From left: Corporal Lance Chandler; Dawn Culp, MSN, RN, SANE-A, SANE-P, FNE, DV & Gang Consultant, Bayhealth's forensic nurse coordinator; Dover PD Chief James E. Hosfelt, Jr.; Master Corporal Derek Lawson; Sergeant Chad Bernat.
If there is one thing Dawn Culp, MSN, RN, SANE-A, SANE-P, FNE, DV & Gang Consultant, Bayhealth Forensic Nurse Coordinator, hopes to communicate to the numerous battered and abused women, men, and children she sees each month at the Bayhealth emergency departments, it is this: come to the hospital, and we will help you.
“Most of our patients are not aware of the resources we can offer them,” Culp said. “Providing untraceable cell phones, putting new locks on the door at home, acquiring protection from abuse orders—there are things we can do and people we can contact to help.”
Calls to domestic violence hotlines are increasing in Kent and Sussex Counties despite the efforts of groups from law enforcement to non-profit organizations.
Culp believes the rise in domestic violence is caused by poor economic conditions and an influx of illegal drugs, such as heroin, throughout Delaware.
“When you have a large number of people living below the poverty line, stressed about survival, and you combine that with the effects that drugs have on a person’s mind, you will see more violence, both verbal and physical,” she explained.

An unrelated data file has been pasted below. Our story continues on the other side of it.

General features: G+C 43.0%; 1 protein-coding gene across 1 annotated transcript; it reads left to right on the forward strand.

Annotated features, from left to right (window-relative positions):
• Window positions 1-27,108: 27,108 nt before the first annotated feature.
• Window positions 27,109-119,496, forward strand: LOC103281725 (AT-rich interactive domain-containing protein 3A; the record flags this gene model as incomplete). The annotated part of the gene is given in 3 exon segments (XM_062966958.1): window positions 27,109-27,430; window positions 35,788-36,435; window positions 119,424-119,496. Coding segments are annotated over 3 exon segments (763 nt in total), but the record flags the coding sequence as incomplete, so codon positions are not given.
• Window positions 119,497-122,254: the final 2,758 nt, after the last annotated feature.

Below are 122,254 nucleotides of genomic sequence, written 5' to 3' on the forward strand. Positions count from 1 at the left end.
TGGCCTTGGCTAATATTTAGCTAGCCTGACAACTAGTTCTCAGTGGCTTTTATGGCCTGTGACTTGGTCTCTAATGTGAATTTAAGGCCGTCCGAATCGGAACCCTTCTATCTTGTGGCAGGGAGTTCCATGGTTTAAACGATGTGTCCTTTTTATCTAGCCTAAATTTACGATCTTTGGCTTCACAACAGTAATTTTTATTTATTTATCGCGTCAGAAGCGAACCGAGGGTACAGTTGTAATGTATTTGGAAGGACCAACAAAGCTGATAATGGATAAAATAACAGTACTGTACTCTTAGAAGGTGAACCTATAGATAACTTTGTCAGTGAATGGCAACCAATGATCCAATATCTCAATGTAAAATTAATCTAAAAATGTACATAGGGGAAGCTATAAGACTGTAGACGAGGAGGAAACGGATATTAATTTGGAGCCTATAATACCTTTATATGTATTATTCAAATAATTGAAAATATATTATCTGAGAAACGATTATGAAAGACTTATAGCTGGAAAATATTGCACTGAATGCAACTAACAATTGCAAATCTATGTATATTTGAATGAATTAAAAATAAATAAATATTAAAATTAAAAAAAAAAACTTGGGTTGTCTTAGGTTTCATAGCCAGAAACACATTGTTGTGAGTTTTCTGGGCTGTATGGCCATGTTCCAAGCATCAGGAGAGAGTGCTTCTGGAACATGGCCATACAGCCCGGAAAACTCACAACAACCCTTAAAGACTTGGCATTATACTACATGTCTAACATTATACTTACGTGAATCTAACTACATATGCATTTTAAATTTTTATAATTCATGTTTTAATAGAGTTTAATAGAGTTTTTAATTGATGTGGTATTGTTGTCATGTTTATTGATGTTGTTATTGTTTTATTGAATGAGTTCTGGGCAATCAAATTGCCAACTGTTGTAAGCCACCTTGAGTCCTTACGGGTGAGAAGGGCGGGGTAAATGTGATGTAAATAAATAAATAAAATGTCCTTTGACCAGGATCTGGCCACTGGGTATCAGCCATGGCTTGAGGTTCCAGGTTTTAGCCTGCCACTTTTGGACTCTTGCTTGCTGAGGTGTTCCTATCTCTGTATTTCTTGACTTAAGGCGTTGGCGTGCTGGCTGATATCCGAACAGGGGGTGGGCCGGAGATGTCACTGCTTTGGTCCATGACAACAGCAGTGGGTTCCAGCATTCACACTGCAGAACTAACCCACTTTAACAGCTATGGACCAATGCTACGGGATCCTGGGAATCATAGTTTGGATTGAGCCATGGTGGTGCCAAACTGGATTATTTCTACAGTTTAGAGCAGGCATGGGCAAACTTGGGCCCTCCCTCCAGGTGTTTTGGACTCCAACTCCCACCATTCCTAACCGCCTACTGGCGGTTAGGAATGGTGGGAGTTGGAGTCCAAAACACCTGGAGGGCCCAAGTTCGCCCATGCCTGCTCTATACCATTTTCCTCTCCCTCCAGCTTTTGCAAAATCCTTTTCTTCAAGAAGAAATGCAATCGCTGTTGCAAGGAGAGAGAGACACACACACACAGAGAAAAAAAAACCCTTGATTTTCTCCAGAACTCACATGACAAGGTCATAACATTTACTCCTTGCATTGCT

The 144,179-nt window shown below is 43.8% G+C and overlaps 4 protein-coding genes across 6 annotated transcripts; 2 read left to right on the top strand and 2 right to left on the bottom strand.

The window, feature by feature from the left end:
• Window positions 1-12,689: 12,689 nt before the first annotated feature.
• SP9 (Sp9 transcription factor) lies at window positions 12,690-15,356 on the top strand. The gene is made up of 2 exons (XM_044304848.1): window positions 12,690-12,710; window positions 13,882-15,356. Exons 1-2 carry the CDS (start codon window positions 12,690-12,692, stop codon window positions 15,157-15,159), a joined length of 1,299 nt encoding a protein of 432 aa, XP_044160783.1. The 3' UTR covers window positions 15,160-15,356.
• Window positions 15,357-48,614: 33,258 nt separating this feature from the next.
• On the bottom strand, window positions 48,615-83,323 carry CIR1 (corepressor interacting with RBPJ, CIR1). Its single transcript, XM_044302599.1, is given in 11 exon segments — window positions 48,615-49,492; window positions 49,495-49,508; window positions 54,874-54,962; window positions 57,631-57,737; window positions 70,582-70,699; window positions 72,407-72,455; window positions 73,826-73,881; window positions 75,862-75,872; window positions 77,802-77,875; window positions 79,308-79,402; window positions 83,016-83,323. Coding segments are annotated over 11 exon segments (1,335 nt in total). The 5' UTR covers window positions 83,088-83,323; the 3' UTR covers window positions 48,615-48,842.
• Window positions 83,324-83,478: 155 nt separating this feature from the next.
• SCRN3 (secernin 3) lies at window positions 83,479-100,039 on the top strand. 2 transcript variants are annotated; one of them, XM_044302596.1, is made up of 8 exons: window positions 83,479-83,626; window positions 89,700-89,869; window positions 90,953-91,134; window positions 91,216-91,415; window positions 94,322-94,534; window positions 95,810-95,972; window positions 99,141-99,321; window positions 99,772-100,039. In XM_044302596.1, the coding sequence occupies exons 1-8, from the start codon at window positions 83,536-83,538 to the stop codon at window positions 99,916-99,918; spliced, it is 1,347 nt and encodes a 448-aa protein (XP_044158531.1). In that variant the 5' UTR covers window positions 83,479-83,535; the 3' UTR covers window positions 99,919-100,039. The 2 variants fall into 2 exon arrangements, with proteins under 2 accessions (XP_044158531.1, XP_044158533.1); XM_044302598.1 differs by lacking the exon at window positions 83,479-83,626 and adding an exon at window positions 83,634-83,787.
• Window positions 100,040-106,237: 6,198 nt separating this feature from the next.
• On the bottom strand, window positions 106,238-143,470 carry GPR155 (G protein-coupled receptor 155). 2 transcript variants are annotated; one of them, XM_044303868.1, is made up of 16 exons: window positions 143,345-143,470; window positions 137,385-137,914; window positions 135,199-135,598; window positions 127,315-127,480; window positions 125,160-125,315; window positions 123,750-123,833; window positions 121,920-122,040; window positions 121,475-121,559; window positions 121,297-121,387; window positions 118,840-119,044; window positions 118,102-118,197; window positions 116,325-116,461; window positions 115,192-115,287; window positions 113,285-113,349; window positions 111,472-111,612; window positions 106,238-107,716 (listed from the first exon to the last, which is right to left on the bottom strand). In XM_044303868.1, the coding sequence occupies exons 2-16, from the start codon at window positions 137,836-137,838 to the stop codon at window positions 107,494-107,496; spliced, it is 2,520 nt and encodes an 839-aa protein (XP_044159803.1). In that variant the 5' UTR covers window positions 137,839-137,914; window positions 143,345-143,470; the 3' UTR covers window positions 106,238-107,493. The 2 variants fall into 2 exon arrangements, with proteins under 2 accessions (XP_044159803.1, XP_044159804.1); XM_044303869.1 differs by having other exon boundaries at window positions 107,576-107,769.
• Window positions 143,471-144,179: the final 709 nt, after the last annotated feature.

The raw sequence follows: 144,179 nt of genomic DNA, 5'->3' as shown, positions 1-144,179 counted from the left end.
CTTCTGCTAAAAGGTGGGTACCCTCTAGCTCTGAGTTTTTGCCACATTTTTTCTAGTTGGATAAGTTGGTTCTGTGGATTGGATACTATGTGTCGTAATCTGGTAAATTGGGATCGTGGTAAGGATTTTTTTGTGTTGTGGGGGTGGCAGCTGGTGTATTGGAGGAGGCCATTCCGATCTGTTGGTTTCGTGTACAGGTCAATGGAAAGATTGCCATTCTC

As part of the Domestic Violence Coordinating Council (DVCC), a state agency legislatively created in 1993 to improve Delaware’s response to domestic violence, Culp works with advocates, prosecutors, law enforcement, and community organizations to enhance victim safety.
The DVCC celebrated its twentieth anniversary with a ceremony last month at Legislative Hall in Dover. When the DVCC was founded in 1993, Delaware was the only state in the U.S. that did not offer victims of domestic violence the ability to petition the court for a protection from abuse order.
The Honorable Patricia Blevins, State Senate Council Chair and DVCC chair, thanked committee members for their dedication. Praising the accomplishments of the last 20 years, Blevins emphasized that further vigilance is required to ensure that all Delawareans are safe.
This month, in recognition of Domestic Violence Awareness Month, Culp and her colleagues are assisting the Delaware Coalition Against Domestic Violence in collecting gently used luggage to distribute to victims who are trying to leave unsafe situations.
They will also partner with Verizon Wireless in the HopeLine program, which collects old cell phones to refurbish and sell, with proceeds funding non-profit agencies that support victims of domestic violence. Refurbished phones are also made available free of charge to victims.
“These initiatives may seem small, but they give us ways to help victims of domestic violence become more independent and build up to leaving an abusive situation,” Culp said.
A large percentage of victims in Kent and Sussex Counties are immigrants who may face cultural barriers when seeking assistance. They may not have access to cell phones or be able to rely on a family network for support.
“We see many victims with children, who feel trapped in their current lifestyles. Fortunately, we work with organizations such as Abriendo Puertas and People’s Place that offer support and planning services to anyone,” Culp said. “But we have to keep working to get the word out, so people know.”
In order to raise awareness, Culp and her staff of SANE forensic nurses educate the community through seminars at high schools, daycare centers, Delaware State University, and employers such as Dover Air Force Base.